Hamilton duo wants to put a beehive in your backyard

News Apr 13, 2016 by Joel OpHardt The Hamilton Spectator

Hamilton is about to get buzzier.

Urban bee farming business Humble Bee has restructured this winter and is looking to expand.

"We have 35 hives total," said co-owner Dan Douma, who jumped on board with founder Luc Peters before the company restructured to a partnership this winter. "By the end of the summer we could be at 150."

The duo, who have more than 20 years of beekeeping between them, run their business as a one-stop shop in the Hamilton area for selling bees, local honey and beekeeping education.

While most of the company's bees are in rural Hamilton yards, Douma says they do have one set of hives in Westdale, one in central Hamilton, and one on the roof of the Mustard Seed Co-op grocery story on York Boulevard.

The prospective growth in Hamilton is a win-win for everyone, says Peters. For urban farms and gardens it means more pollination and better food production. For them it means purer honey, and healthier bees.

"Without beekeeping there are no honeybees anymore," said Douma, adding that feral honeybee colonies are expected to last no more than two years at this point. The combination of pesticides, disease and changes in land use have been detrimental to their survival.

The city, on the other hand, provides an ideal candidate for bee colonies, not only because it's mostly devoid of the deadly neonicotinoid insecticide found in farming areas, but also because cities tend to be a few degrees warmer and offer crucial diversity in diet.

Honey bee populations, an irreplaceable pollinator for the agriculture industry, have been in a precarious spot for years, especially in Ontario, said Brandi Lee Macdonald, beekeeper and faculty member at McMaster.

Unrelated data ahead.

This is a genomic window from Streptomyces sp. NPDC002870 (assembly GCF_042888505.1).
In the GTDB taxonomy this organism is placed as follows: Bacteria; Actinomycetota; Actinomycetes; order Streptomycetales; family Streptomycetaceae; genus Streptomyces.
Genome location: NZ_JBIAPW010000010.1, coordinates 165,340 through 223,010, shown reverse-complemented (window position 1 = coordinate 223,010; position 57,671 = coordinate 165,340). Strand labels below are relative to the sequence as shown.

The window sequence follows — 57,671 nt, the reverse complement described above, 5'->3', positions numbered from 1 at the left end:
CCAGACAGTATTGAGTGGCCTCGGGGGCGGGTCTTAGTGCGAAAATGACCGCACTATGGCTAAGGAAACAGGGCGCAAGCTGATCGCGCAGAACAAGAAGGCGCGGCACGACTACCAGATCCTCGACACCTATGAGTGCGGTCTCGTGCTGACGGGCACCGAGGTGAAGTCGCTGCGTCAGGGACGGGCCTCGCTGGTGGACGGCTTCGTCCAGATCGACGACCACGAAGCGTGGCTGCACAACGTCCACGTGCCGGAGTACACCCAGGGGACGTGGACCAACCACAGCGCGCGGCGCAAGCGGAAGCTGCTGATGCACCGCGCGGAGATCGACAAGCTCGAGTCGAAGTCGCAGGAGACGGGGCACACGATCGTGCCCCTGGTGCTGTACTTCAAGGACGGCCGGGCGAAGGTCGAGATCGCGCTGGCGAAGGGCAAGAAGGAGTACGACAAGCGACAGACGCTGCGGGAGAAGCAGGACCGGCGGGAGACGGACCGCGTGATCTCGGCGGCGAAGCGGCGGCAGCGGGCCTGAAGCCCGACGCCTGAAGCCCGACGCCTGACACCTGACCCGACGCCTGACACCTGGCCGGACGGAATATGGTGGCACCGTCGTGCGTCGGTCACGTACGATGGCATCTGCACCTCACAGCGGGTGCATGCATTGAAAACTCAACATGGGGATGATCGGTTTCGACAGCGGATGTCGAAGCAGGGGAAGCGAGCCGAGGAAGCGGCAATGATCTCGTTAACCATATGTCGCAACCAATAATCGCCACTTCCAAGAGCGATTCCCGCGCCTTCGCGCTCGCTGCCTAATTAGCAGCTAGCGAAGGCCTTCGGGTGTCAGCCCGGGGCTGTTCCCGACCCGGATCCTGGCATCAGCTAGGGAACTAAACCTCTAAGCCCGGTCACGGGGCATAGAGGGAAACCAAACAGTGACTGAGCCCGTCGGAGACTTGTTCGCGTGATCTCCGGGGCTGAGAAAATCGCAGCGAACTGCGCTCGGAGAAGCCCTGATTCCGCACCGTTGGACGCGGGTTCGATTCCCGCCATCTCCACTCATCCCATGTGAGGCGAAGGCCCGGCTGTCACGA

Urban beekeeping "can play a role" in stemming that decline, said Macdonald. That has to come with responsible beekeeping, she says, which includes reducing the potential for swarming, and making sure the bees aren't accessing unhealthy food sources in the city.

Peters and Douma are now looking for volunteers to offer up available spaces. Ideal candidates have flat, accessible rooftops and yards with high fences.

"If you have a tall barrier around the hive, once the bees fly up they tend not to bother anyone," said Peters.

There the bees have access to a wide selection of sumacs, lindens, chestnut trees — you name it — offering unique local flavours at each hive.

Douma says that while commercial rooftops typically avoid provincially regulated spacing issues, some homeowners could run into problems. The City of Hamilton also defines bees as livestock.

Peters advises that all beehives must be legally registered with the province.

Anyone looking to get involved can choose whether they would like to simply host a Humble Bee hive, or get involved themselves by attending workshops or private lessons.

For more information go to www.humblebee.buzz or email info@humblebee.buzz

jophardt@thespec.com

905-526-3408